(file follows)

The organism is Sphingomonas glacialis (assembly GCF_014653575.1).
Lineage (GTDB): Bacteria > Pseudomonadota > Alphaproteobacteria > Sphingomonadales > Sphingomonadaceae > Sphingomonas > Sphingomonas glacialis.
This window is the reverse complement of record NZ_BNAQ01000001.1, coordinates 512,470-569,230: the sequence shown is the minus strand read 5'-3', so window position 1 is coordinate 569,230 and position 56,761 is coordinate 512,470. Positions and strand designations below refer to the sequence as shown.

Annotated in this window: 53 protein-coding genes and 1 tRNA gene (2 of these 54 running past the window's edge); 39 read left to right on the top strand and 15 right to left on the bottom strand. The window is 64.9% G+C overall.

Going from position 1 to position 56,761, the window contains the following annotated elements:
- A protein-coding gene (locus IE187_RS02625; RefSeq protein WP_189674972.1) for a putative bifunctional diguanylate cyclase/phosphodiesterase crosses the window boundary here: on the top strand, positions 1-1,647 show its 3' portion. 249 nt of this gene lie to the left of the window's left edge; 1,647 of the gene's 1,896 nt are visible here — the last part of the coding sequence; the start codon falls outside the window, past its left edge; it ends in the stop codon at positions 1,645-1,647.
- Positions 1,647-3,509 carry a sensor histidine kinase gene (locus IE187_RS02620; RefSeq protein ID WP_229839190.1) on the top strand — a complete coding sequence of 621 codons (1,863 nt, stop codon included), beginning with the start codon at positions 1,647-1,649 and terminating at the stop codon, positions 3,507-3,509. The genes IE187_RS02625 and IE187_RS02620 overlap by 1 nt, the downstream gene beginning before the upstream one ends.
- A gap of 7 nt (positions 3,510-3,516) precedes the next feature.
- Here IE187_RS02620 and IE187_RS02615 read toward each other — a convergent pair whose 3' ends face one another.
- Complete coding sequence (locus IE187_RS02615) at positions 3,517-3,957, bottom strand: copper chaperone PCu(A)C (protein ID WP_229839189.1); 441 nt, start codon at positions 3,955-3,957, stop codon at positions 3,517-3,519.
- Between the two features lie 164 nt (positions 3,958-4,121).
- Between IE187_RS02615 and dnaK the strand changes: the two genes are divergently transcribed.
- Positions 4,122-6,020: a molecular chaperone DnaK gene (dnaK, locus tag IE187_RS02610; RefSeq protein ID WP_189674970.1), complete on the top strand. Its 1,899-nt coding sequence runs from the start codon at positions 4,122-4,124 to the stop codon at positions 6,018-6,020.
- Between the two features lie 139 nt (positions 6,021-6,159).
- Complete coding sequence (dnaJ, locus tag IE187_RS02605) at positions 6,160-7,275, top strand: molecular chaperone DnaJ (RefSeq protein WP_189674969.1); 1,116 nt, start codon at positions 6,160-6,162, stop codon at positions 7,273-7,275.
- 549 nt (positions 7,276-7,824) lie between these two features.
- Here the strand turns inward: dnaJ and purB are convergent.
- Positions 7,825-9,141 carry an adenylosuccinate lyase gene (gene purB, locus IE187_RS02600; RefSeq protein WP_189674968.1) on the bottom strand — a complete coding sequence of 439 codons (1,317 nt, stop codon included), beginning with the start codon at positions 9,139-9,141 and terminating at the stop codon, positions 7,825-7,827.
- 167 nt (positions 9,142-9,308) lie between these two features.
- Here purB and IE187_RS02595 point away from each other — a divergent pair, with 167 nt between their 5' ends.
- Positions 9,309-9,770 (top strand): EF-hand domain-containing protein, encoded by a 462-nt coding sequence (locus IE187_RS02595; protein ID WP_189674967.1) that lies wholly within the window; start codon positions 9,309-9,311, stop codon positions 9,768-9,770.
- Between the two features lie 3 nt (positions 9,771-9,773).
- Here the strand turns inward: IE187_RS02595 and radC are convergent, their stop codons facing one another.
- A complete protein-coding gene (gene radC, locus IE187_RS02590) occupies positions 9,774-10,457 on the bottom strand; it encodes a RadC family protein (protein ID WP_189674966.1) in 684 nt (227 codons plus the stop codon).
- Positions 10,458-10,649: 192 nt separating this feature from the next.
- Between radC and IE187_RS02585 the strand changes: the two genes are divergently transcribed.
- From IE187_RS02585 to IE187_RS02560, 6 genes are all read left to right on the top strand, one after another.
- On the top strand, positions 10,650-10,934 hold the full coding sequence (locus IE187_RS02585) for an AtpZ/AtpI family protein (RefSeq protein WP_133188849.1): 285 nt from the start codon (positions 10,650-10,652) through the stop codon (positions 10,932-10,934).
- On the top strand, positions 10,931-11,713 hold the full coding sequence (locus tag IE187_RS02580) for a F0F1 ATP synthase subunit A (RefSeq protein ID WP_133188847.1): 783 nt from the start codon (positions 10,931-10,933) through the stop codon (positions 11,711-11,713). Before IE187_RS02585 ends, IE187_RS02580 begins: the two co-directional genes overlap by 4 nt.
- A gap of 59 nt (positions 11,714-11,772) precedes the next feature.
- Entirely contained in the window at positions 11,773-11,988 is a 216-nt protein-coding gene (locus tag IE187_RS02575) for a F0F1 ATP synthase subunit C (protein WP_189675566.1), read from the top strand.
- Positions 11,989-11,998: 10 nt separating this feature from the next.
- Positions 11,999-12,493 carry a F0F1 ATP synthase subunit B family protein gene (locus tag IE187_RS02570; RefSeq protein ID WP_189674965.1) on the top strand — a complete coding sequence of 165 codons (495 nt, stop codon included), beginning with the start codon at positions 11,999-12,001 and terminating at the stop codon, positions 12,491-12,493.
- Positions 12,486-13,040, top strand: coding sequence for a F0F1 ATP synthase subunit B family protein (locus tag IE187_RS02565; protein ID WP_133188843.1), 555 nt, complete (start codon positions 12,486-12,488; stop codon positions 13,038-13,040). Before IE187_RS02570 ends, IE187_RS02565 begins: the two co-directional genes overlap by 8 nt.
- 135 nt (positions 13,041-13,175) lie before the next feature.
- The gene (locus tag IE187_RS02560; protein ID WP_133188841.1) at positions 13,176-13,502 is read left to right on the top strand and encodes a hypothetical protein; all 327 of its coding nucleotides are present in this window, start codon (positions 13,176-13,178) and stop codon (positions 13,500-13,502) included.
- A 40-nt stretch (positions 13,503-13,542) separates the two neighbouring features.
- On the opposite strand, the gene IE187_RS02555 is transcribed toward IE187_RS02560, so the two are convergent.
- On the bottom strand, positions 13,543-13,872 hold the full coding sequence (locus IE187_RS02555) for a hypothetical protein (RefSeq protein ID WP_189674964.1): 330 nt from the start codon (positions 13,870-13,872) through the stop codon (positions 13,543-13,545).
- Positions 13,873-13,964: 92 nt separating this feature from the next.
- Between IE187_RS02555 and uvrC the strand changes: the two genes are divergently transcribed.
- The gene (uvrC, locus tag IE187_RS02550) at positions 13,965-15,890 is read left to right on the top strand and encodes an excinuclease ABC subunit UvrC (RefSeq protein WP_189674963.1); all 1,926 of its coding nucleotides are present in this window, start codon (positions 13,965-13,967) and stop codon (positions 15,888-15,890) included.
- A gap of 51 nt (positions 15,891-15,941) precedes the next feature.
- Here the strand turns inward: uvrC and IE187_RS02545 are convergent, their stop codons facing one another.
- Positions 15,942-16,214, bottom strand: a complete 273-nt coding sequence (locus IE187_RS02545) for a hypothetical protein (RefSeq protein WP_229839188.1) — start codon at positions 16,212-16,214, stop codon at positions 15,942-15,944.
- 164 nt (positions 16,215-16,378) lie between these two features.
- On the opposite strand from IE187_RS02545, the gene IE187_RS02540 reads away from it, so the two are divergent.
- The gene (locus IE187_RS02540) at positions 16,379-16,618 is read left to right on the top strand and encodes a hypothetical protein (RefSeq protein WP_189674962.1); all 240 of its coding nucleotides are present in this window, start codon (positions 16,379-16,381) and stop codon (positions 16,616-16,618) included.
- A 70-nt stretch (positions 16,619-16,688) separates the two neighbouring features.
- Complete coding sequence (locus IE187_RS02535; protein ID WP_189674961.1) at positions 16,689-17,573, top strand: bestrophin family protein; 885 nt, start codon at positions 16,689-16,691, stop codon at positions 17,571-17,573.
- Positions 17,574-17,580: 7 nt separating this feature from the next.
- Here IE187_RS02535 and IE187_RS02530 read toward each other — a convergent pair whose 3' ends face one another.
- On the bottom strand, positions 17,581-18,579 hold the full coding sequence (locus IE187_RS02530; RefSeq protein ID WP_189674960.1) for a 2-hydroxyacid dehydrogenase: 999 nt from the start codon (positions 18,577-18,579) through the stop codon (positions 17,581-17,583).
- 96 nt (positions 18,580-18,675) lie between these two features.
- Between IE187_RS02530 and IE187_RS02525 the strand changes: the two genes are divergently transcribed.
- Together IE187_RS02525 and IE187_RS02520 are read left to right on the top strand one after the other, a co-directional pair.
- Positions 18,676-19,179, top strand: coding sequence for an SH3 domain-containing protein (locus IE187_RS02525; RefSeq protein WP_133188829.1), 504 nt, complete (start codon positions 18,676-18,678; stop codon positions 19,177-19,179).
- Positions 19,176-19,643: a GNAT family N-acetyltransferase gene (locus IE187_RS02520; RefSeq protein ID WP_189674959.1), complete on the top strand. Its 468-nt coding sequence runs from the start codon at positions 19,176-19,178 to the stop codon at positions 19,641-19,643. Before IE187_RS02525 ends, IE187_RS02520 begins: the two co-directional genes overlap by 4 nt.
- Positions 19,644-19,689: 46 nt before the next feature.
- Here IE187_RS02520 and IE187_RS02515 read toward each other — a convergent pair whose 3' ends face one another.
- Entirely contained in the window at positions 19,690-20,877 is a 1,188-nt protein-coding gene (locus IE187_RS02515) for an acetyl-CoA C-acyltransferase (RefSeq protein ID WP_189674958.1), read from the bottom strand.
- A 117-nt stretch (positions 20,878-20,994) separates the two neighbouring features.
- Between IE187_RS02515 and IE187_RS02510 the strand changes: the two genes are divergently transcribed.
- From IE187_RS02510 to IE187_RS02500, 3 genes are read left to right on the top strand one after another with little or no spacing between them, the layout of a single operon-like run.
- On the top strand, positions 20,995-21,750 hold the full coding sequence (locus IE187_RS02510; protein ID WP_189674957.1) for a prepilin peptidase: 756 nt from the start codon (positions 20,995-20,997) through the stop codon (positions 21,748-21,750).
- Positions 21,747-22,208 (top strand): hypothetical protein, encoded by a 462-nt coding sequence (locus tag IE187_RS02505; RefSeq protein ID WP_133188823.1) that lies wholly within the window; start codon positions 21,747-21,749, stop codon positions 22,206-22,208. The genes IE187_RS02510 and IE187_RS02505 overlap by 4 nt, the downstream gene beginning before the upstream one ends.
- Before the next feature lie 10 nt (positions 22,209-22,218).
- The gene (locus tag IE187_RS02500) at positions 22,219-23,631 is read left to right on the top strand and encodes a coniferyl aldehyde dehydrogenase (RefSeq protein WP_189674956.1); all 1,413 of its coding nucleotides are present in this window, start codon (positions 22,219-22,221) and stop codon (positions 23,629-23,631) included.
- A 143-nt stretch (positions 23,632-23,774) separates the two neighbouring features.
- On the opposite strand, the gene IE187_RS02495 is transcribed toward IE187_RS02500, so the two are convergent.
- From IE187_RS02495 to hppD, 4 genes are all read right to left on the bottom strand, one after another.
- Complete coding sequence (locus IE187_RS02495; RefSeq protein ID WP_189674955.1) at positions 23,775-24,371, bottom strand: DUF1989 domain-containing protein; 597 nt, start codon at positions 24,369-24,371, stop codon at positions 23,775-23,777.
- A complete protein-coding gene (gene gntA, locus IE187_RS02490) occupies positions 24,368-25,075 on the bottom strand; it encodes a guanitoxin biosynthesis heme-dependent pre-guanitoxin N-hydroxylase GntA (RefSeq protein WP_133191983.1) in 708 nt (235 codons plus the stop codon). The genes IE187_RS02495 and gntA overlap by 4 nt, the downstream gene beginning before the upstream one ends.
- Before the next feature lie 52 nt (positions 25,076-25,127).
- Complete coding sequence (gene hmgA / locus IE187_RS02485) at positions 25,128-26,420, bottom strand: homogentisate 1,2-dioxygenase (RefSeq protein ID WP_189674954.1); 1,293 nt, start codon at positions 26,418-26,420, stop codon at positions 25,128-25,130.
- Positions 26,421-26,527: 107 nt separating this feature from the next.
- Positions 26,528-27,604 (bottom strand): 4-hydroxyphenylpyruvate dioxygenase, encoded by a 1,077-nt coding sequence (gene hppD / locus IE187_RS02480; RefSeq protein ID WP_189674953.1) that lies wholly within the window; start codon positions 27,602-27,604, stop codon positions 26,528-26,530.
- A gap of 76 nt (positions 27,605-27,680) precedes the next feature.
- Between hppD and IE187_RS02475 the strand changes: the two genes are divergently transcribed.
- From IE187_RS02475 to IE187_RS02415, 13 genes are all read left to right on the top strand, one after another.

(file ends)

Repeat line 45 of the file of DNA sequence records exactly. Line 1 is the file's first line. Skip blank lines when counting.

- Positions 15,942-16,214, bottom strand: a complete 273-nt coding sequence (locus IE187_RS02545) for a hypothetical protein (RefSeq protein WP_229839188.1) — start codon at positions 16,212-16,214, stop codon at positions 15,942-15,944.